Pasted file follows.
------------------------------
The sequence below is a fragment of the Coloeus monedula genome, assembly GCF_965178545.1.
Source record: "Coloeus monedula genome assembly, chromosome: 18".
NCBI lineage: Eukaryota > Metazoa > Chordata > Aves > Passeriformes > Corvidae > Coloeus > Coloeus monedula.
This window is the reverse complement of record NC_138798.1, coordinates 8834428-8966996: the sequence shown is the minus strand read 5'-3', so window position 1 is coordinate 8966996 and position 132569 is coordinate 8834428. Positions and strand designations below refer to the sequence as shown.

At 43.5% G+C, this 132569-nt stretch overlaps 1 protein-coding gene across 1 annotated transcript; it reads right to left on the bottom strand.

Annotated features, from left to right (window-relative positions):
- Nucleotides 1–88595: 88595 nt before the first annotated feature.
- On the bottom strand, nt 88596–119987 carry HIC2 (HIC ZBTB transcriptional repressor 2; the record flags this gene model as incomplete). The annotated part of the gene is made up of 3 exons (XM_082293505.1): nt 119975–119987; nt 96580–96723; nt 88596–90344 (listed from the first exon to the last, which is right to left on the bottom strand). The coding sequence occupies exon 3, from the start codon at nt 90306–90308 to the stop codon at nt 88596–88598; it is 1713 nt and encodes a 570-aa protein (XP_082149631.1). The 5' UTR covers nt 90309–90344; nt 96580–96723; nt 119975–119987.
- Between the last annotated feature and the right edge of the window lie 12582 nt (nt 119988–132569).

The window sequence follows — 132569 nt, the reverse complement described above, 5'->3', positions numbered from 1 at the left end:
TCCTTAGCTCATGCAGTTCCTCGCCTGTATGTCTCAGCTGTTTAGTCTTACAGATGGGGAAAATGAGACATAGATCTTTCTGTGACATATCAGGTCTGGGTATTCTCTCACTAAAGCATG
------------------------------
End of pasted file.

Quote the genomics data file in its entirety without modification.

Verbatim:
The sequence below is a fragment of the Coloeus monedula genome, assembly GCF_965178545.1.
Source record: "Coloeus monedula genome assembly, chromosome: 18".
NCBI lineage: Eukaryota > Metazoa > Chordata > Aves > Passeriformes > Corvidae > Coloeus > Coloeus monedula.
This window is the reverse complement of record NC_138798.1, coordinates 8834428-8966996: the sequence shown is the minus strand read 5'-3', so window position 1 is coordinate 8966996 and position 132569 is coordinate 8834428. Positions and strand designations below refer to the sequence as shown.

At 43.5% G+C, this 132569-nt stretch overlaps 1 protein-coding gene across 1 annotated transcript; it reads right to left on the bottom strand.

Annotated features, from left to right (window-relative positions):
- Nucleotides 1–88595: 88595 nt before the first annotated feature.
- On the bottom strand, nt 88596–119987 carry HIC2 (HIC ZBTB transcriptional repressor 2; the record flags this gene model as incomplete). The annotated part of the gene is made up of 3 exons (XM_082293505.1): nt 119975–119987; nt 96580–96723; nt 88596–90344 (listed from the first exon to the last, which is right to left on the bottom strand). The coding sequence occupies exon 3, from the start codon at nt 90306–90308 to the stop codon at nt 88596–88598; it is 1713 nt and encodes a 570-aa protein (XP_082149631.1). The 5' UTR covers nt 90309–90344; nt 96580–96723; nt 119975–119987.
- Between the last annotated feature and the right edge of the window lie 12582 nt (nt 119988–132569).

The window sequence follows — 132569 nt, the reverse complement described above, 5'->3', positions numbered from 1 at the left end:
TCCTTAGCTCATGCAGTTCCTCGCCTGTATGTCTCAGCTGTTTAGTCTTACAGATGGGGAAAATGAGACATAGATCTTTCTGTGACATATCAGGTCTGGGTATTCTCTCACTAAAGCATG